This time last year, there wasn’t a state in the union that could ace a financial literacy test. But now, five states have As — one of them even getting an A+.
While Utah is at the top, Alabama, Missouri, Tennessee and Virginia got As this year from Champlain College’s 2017 National Report Card.
To minimize the impact of any future recession or financial crisis, Americans must be educated in personal finance. A great place to start is with our students,” the report card says. “In too many of our states, our youth receive little, if any, personal finance training in elementary school, middle school, high school, and college.”
The good news is that financial literacy is up, even though it’s got quite a long way to go if it needs to be the norm. The five states that got As require high school students to take a standalone course in personal finance. Since the 2015 report card, more states have passed laws about educating young people in financial literacy, like:
- Arkansas passed a law that will require more substantive personal finance education in high school, beginning with the class of 2021.
- Texas requires all high schools to offer Personal Financial Literacy as a half-year social studies elective course.
- Personal finance standards are now six of the 16 total standards for economics in Illinois.
- Nevada recently passed legislation that would require high schools to use more robust financial literacy standards.
Even though there were great improvements, there are some states that aren’t doing so well.
“Unfortunately, Louisiana abandoned its mandatory personal finance education requirement, and Idaho reduced the number of class hours required for the subject,” the report says. “Louisiana is the only state since the 2008 financial crisis that has materially reduced personal finance education standards for high school students.”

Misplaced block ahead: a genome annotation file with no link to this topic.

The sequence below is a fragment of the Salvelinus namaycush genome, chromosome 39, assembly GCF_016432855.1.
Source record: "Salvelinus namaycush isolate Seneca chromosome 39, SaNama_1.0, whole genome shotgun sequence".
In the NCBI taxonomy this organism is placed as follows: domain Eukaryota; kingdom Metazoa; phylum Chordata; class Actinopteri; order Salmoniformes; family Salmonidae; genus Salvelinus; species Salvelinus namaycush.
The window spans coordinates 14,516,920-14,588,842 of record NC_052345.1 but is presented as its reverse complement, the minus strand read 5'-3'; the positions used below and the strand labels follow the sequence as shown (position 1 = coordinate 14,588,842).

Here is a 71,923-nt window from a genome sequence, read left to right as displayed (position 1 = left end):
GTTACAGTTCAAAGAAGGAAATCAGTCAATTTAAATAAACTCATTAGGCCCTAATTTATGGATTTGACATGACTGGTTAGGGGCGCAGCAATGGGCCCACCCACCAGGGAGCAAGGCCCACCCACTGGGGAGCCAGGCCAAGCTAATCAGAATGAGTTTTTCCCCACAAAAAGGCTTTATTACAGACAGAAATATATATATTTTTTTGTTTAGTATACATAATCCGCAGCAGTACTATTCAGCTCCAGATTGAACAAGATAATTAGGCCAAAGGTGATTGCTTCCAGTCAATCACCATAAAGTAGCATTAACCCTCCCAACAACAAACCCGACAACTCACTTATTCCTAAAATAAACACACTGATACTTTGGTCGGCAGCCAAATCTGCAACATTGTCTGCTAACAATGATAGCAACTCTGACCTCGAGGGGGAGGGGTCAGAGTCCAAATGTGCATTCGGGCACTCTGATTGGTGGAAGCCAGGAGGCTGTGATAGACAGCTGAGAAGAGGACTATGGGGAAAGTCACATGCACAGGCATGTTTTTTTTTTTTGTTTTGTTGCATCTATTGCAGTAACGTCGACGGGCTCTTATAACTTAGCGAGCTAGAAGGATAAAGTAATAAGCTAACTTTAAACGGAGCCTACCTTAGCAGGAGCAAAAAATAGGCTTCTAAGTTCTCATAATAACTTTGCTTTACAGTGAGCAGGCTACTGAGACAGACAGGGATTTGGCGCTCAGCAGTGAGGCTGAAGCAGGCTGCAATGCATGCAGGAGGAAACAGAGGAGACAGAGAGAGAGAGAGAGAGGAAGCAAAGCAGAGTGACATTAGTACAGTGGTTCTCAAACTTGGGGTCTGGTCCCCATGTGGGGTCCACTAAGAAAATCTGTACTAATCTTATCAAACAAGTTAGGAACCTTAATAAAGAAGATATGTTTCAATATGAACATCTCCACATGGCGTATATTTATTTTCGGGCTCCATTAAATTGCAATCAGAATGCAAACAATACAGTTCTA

Having less financial education is like giving a teenager a car without passing a driver’s test.
“We would not allow a young person to get in the driver’s seat of a car without requiring driver’s education, and yet we allow our youth to enter the complex financial world without any related education,” the report says. “An uneducated individual armed with a credit card, a student loan and access to a mortgage can be nearly as dangerous to themselves and their community as a person with no training behind the wheel of a car.”
Due to the lack of education in financial literacy, it shouldn’t come as a surprise that most Americans don’t have a financial plan. If there’s one place you really shouldn’t wing it, it’s your money. But the majority of us know we aren’t financially literate — even though we aren’t doing anything about it.
The Champlain report tells us this, while also advising us to be more cognizant of credit usage, smart investing, and stashing away money for retirement. The more we know and the earlier we know it, the more equipped we are to handle our finances long-term.
Young Americans might be some of the worst offenders — they are failing basic money tests. But their parents are to blame, since they don’t know enough about personal finance to talk to their kids about it. Bad habits are continuing to be passed down through generations, making more of us less knowledgeable about how to handle money.
We should be more upset that we don’t know enough about how to handle our money (but we aren’t). While the Champlain study is good news for some states, it’s not good enough news. We need accessible financial literacy help, and we need it now.